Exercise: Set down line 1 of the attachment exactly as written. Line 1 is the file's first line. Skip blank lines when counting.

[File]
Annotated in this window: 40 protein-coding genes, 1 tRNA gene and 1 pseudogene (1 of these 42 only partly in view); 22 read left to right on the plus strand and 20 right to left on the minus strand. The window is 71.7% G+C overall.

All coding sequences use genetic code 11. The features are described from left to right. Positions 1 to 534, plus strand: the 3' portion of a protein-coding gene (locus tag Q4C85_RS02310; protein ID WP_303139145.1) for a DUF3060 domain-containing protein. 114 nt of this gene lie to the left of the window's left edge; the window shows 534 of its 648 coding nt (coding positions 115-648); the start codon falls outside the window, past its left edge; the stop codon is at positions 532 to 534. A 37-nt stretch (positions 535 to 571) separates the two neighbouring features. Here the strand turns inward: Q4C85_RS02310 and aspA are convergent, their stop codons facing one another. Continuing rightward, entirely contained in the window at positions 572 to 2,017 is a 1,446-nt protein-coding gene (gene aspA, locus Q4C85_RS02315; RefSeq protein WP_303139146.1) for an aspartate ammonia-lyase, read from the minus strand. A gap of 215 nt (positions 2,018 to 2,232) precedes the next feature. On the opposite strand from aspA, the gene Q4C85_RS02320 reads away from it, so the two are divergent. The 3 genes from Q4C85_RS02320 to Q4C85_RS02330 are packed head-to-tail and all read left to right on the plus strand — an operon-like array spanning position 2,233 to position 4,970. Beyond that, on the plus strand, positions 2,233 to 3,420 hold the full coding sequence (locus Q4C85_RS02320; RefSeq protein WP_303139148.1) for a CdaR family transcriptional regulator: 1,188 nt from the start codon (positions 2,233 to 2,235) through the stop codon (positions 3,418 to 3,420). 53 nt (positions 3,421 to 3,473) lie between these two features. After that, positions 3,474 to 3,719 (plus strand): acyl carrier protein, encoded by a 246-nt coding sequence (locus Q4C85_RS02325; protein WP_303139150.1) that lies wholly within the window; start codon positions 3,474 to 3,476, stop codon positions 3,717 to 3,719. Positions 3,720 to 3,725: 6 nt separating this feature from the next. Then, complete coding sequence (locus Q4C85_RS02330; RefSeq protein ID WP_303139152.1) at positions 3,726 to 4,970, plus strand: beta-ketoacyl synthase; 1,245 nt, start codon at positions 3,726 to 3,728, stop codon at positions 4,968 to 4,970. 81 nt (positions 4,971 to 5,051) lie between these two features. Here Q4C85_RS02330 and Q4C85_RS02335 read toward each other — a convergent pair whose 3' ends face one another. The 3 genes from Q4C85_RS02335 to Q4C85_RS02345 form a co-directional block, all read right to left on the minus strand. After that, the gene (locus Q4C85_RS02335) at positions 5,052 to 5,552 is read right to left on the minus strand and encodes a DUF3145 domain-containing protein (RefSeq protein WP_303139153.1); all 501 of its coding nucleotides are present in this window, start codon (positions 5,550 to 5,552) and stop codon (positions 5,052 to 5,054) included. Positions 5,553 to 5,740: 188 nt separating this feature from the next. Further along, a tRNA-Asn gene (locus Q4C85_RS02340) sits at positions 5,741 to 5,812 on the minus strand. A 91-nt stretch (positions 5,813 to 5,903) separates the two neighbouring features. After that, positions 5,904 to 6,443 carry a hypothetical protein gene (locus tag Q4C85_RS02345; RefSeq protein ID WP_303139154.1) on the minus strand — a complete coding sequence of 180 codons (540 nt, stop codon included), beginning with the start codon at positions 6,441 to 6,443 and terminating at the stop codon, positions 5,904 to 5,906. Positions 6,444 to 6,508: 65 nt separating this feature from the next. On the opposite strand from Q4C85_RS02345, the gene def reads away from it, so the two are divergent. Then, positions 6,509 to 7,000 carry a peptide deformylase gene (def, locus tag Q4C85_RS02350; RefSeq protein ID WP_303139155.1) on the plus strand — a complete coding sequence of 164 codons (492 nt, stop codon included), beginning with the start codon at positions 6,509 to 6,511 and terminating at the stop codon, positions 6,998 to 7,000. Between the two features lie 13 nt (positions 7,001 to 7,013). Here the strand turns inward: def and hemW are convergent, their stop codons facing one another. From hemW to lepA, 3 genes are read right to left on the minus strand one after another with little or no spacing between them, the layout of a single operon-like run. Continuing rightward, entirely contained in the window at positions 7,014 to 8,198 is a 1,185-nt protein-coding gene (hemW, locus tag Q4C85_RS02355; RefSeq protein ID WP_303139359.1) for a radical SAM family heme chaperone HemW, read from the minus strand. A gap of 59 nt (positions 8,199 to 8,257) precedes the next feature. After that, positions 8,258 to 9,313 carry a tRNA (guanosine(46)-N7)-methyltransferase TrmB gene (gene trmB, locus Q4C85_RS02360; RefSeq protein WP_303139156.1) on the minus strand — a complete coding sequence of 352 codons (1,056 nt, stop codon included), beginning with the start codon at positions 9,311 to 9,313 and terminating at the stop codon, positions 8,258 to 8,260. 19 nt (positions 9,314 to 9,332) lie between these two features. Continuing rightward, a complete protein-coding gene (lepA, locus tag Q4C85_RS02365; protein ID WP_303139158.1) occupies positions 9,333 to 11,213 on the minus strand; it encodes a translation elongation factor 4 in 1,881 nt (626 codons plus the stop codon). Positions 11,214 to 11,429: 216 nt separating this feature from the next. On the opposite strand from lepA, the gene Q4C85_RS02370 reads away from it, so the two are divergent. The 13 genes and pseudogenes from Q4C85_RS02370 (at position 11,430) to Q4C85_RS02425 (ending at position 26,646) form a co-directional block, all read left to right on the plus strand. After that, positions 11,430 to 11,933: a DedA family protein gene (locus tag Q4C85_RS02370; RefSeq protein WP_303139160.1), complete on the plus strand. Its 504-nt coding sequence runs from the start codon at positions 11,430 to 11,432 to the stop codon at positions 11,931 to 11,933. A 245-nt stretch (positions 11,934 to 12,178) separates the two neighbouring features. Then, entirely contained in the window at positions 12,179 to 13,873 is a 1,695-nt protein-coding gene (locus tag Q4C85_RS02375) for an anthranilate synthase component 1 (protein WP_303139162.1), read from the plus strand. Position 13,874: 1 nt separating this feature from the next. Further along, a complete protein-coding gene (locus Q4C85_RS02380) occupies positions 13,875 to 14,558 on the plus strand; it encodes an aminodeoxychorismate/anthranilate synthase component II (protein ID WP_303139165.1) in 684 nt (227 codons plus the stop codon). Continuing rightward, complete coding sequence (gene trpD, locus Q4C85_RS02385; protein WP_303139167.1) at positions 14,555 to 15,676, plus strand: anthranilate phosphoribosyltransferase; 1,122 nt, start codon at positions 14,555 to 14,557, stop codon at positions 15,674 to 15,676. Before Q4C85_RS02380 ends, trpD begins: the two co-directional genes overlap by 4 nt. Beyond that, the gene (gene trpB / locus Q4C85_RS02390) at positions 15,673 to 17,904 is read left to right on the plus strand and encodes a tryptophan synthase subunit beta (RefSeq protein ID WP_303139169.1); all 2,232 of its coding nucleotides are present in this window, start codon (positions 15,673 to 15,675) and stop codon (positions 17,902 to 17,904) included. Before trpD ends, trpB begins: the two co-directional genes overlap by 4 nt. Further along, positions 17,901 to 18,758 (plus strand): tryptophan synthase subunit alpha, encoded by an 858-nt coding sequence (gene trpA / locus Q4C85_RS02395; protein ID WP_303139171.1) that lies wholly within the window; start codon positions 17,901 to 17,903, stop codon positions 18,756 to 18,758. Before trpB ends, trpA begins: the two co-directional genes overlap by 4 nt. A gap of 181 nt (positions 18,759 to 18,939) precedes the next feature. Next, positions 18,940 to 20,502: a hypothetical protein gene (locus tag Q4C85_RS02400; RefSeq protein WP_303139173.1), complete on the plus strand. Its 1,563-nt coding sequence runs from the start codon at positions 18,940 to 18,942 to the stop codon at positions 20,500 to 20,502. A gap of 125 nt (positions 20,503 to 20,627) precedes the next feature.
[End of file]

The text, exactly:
Annotated in this window: 40 protein-coding genes, 1 tRNA gene and 1 pseudogene (1 of these 42 only partly in view); 22 read left to right on the plus strand and 20 right to left on the minus strand. The window is 71.7% G+C overall.